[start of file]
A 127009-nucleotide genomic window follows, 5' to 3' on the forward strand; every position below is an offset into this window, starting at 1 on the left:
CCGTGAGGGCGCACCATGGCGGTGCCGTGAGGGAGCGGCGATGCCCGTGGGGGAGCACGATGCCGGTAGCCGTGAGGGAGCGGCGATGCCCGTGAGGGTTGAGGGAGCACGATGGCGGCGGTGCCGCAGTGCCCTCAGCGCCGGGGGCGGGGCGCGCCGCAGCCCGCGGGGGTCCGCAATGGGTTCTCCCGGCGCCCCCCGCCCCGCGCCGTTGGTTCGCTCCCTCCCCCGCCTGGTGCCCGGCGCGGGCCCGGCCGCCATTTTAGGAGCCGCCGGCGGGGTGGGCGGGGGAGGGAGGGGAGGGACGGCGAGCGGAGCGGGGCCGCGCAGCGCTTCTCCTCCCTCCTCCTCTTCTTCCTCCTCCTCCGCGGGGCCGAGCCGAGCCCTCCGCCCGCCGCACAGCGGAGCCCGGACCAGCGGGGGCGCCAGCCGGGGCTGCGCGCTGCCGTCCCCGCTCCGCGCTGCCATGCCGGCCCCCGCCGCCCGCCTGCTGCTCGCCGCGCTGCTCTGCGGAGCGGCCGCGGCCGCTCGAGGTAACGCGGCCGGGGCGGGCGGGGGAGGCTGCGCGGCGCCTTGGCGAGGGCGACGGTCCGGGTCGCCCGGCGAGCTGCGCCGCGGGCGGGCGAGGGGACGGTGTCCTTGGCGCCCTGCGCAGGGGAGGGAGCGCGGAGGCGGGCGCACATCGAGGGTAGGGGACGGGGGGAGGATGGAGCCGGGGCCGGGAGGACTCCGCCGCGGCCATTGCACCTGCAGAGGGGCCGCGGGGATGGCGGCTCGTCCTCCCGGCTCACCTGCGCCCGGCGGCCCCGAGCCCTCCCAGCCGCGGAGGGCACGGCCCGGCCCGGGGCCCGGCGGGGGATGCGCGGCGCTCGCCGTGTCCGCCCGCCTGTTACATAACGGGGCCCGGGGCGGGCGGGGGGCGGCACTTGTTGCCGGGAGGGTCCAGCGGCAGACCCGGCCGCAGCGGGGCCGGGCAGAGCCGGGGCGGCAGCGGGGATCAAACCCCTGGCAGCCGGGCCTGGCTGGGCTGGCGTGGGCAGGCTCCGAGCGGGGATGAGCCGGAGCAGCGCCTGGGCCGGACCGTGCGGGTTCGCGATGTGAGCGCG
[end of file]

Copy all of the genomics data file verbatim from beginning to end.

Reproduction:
A 127009-nucleotide genomic window follows, 5' to 3' on the forward strand; every position below is an offset into this window, starting at 1 on the left:
CCGTGAGGGCGCACCATGGCGGTGCCGTGAGGGAGCGGCGATGCCCGTGGGGGAGCACGATGCCGGTAGCCGTGAGGGAGCGGCGATGCCCGTGAGGGTTGAGGGAGCACGATGGCGGCGGTGCCGCAGTGCCCTCAGCGCCGGGGGCGGGGCGCGCCGCAGCCCGCGGGGGTCCGCAATGGGTTCTCCCGGCGCCCCCCGCCCCGCGCCGTTGGTTCGCTCCCTCCCCCGCCTGGTGCCCGGCGCGGGCCCGGCCGCCATTTTAGGAGCCGCCGGCGGGGTGGGCGGGGGAGGGAGGGGAGGGACGGCGAGCGGAGCGGGGCCGCGCAGCGCTTCTCCTCCCTCCTCCTCTTCTTCCTCCTCCTCCGCGGGGCCGAGCCGAGCCCTCCGCCCGCCGCACAGCGGAGCCCGGACCAGCGGGGGCGCCAGCCGGGGCTGCGCGCTGCCGTCCCCGCTCCGCGCTGCCATGCCGGCCCCCGCCGCCCGCCTGCTGCTCGCCGCGCTGCTCTGCGGAGCGGCCGCGGCCGCTCGAGGTAACGCGGCCGGGGCGGGCGGGGGAGGCTGCGCGGCGCCTTGGCGAGGGCGACGGTCCGGGTCGCCCGGCGAGCTGCGCCGCGGGCGGGCGAGGGGACGGTGTCCTTGGCGCCCTGCGCAGGGGAGGGAGCGCGGAGGCGGGCGCACATCGAGGGTAGGGGACGGGGGGAGGATGGAGCCGGGGCCGGGAGGACTCCGCCGCGGCCATTGCACCTGCAGAGGGGCCGCGGGGATGGCGGCTCGTCCTCCCGGCTCACCTGCGCCCGGCGGCCCCGAGCCCTCCCAGCCGCGGAGGGCACGGCCCGGCCCGGGGCCCGGCGGGGGATGCGCGGCGCTCGCCGTGTCCGCCCGCCTGTTACATAACGGGGCCCGGGGCGGGCGGGGGGCGGCACTTGTTGCCGGGAGGGTCCAGCGGCAGACCCGGCCGCAGCGGGGCCGGGCAGAGCCGGGGCGGCAGCGGGGATCAAACCCCTGGCAGCCGGGCCTGGCTGGGCTGGCGTGGGCAGGCTCCGAGCGGGGATGAGCCGGAGCAGCGCCTGGGCCGGACCGTGCGGGTTCGCGATGTGAGCGCG